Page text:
Kia.
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Old September 18th, 2006, 11:58 AM   #9
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Possible work around for the diagonal problem (before continuing, it is not cheap).

http://www.dvinfo.net/conf/showthrea...281#post544281

So, the diagonals on this new camera are definitely there?
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Old September 18th, 2006, 12:38 PM   #10
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Low light

It looks different some how. The low light ability might be better (can somebody confirm). The noise looks different, but the frames look speckled, like film grain. Macro blocking is extensive, but the choices of where those blocks go is interesting. Notice the blue on the lower left of the track pad, there is heap of blocking and low definition there (but this is 4:2:0). The diagonals look different but unacceptable. If it wasn't for the diagonals, and if there was an active uncompressed HDMI port I would be very interested.

The camera desperately needs a higher data rate, even 19mb/s would go well on dual layer DVD.

Does this look better or worse to you guys, and would you go as far as to make a cheap film on it?
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Old September 18th, 2006, 02:24 PM   #11
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I don't think footage from these cameras can be judged fairly unless seen on an HDTV, for which they were intended. On my 60 inch Sony HDTV the footage under discussion looks fabulous. If you study it on a computer screen from a foot away, not surprisingly you can see more noise, etc. On the TV, the fish at the zoo look like they are going to swim right into the living room.
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Old September 18th, 2006, 10:30 PM   #12
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I agree that people who plan to view video on HDTV alone will be quite pleased. I also think that represents a minority among early adopters. It's simple fact that the lossless digital format of these devices lends itself well to people who plan to do more than view on HDTV.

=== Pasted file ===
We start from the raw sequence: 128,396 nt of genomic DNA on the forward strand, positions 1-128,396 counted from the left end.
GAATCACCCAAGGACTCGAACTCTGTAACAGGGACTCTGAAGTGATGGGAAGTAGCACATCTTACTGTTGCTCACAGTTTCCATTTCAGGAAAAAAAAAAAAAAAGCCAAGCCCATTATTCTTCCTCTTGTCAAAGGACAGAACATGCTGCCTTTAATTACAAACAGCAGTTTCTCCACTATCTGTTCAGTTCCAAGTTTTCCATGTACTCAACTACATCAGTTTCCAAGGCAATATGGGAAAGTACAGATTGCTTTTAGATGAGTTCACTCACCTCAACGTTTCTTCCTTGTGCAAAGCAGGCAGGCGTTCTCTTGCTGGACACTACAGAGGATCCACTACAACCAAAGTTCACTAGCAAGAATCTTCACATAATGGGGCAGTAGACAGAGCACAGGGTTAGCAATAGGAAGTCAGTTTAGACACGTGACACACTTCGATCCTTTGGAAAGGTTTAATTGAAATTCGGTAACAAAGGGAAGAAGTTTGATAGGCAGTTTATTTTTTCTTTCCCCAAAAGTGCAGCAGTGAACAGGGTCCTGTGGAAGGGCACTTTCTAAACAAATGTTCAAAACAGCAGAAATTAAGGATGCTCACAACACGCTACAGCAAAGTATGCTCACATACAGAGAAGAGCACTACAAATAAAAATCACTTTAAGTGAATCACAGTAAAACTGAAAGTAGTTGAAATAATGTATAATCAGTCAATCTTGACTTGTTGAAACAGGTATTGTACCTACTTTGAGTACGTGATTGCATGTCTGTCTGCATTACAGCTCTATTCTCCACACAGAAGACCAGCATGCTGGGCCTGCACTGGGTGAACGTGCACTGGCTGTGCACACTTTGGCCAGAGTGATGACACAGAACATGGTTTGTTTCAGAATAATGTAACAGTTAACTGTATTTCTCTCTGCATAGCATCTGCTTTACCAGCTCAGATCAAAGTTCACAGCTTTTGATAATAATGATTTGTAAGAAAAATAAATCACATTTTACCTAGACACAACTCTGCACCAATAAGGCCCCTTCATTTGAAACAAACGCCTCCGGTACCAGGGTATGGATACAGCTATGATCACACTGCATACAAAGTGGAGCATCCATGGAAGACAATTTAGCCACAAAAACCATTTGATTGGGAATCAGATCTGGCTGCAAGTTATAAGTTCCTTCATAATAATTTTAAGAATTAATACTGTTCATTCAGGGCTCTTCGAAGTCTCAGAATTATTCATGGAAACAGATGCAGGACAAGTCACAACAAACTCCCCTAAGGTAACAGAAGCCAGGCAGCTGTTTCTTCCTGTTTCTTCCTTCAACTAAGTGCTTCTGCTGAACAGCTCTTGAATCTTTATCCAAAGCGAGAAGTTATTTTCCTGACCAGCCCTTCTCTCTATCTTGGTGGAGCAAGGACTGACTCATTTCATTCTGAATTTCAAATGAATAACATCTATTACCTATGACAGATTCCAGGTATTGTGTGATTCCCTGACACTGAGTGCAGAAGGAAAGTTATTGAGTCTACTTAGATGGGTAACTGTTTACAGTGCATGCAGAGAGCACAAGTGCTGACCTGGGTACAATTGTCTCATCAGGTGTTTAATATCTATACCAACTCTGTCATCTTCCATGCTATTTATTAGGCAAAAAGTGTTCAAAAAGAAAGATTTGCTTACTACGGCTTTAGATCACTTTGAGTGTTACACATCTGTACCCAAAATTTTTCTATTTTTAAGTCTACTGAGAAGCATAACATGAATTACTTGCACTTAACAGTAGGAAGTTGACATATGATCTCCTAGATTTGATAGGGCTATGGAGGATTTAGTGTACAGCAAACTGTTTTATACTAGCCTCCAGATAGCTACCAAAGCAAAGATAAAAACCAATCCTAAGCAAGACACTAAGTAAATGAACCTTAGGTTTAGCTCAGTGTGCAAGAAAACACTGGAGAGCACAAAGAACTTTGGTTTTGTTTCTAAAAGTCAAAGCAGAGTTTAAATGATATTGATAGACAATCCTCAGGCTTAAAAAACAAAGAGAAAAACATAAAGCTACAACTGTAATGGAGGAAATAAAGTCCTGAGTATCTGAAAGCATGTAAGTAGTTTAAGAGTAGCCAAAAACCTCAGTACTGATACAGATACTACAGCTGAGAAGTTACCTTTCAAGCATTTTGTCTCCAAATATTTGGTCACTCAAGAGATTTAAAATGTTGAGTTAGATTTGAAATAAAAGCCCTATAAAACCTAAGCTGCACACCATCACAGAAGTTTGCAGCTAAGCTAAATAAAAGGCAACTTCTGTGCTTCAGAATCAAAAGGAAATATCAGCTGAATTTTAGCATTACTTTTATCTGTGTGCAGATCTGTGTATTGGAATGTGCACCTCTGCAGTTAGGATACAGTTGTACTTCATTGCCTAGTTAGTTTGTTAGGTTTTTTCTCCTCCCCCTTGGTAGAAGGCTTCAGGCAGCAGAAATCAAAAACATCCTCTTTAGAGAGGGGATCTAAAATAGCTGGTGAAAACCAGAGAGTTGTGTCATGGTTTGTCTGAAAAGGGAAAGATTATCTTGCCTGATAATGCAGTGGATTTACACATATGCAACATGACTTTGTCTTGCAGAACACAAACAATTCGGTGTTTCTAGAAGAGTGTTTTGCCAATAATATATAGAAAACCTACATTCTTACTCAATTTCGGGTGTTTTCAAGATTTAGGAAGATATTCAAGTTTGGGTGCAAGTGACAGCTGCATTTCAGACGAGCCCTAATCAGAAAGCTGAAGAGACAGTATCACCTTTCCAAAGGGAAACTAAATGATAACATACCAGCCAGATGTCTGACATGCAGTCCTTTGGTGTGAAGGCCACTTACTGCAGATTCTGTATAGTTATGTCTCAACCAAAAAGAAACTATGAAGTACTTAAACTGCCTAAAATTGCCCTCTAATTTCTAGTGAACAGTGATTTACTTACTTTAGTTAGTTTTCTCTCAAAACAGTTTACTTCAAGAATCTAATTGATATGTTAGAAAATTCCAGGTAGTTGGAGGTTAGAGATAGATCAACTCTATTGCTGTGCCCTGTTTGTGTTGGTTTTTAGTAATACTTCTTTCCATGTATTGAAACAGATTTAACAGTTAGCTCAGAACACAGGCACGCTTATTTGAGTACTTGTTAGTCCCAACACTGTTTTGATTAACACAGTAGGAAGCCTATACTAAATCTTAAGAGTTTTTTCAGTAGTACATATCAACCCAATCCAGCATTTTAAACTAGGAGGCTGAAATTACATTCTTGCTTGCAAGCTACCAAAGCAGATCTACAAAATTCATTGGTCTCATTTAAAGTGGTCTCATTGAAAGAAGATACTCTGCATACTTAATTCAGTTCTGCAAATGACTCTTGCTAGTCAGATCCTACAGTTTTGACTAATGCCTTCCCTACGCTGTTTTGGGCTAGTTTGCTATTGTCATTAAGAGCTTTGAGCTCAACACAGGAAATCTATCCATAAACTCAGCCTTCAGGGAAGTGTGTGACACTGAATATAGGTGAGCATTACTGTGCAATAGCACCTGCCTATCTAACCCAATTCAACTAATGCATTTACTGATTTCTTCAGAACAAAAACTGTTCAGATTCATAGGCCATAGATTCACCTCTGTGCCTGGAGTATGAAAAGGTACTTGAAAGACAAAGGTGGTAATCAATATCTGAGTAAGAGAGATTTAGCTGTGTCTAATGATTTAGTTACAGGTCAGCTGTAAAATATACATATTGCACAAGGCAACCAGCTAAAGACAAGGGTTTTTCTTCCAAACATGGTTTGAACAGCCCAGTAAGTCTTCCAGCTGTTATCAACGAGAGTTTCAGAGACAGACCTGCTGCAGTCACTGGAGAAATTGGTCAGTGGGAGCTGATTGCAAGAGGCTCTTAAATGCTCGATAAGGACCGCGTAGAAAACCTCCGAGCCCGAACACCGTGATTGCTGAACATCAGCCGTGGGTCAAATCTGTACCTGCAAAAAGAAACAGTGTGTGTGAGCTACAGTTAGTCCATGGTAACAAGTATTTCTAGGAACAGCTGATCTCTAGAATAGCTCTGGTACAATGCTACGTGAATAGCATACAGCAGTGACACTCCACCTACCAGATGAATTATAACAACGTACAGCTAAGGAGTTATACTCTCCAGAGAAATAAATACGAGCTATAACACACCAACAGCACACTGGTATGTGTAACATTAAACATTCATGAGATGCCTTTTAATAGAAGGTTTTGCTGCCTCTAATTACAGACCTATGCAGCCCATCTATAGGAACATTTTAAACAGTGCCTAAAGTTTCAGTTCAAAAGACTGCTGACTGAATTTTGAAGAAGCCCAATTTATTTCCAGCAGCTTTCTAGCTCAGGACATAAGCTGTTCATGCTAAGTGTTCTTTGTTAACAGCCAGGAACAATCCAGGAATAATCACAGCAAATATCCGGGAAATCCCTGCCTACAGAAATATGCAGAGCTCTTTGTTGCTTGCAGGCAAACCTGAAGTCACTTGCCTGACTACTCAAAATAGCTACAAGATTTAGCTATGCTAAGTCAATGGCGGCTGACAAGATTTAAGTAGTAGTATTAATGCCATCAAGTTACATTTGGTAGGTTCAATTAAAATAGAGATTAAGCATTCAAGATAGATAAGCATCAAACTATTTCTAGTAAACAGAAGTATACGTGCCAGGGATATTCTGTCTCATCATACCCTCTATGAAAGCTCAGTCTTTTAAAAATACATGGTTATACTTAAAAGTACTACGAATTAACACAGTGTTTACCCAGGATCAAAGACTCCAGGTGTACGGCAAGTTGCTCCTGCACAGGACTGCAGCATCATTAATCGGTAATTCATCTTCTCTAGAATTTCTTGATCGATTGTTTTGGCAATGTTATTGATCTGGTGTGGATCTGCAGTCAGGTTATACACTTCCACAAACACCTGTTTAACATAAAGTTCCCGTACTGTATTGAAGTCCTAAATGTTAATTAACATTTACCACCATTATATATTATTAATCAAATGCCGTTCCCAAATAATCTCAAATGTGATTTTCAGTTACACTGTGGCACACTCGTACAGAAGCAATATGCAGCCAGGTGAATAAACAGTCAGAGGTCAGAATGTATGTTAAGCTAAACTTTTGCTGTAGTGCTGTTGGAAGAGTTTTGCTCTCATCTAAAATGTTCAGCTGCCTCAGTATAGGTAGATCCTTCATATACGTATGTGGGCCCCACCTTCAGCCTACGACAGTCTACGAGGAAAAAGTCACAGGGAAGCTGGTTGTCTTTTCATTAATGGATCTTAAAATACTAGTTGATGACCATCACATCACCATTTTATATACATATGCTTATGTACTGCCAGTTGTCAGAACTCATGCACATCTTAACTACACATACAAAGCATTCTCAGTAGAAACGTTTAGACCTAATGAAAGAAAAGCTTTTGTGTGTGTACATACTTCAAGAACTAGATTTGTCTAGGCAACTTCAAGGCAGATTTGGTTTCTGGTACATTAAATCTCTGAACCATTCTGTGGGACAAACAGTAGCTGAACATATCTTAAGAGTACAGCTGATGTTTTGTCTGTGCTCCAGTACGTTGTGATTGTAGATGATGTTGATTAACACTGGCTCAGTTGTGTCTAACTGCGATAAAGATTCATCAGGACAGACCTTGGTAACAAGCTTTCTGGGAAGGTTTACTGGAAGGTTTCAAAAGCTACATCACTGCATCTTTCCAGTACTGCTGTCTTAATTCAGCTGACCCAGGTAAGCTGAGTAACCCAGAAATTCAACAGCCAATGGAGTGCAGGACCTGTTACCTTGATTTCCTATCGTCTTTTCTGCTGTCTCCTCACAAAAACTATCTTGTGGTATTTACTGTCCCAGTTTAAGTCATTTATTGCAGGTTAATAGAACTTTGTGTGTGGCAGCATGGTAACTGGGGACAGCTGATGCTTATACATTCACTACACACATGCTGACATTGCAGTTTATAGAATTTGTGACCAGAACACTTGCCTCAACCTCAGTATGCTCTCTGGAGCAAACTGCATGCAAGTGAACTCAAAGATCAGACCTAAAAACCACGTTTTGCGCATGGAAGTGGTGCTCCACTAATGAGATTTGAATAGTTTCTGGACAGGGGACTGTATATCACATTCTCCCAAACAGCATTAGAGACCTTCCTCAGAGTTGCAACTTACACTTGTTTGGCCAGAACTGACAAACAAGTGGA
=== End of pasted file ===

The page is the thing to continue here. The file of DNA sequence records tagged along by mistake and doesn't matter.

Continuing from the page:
I think the viewing on computer is very important for a variety of reasons. Here are my main ones.

1. As resolutions on devices continue to improve, the quality issue will become more apparent.
2. The jaggies are very apparent on my projector. This is my main television unit.
3. I use a computer screen for small format viewing.

In some ways the jaggies issue is overplayed. Still, in a couple of years, all I will have for my investment is the video. I'd rather it didn't contain such defects. My issue is less to do with quality on HDTV and more to do with the limitations imposed by the flawed codec.
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Old September 18th, 2006, 11:30 PM   #13
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HDTV can often come with a number of problems for viewing, one the resolution does not match that leads to defects being blended with neighbouring pixels (a 1920*1080 screen is not good for viewing 720p to gauge what somebody with a 1280*720p screen will see, a 1366, or 1024 pixel, pixel HDTV screen would also suffer from this problem a little). TV's could suffer from lower res input (but I don't think that many would, unless analogue, where there is talk of lower resolution for copyright issues). Better TV's come with circuits to smooth out defects and hide/correct them.

Other things are that that we view our TV's as tiny boxes at great distances, but the industry is moving towards cinema like fields of view which means bigger screens/closer seating. We are already moving into the 60 inch HDTV realm, but the preference is above 80 inch+ (printable OEL should make this possible at below $1K. At these viewing distances even lossless 720p looks course.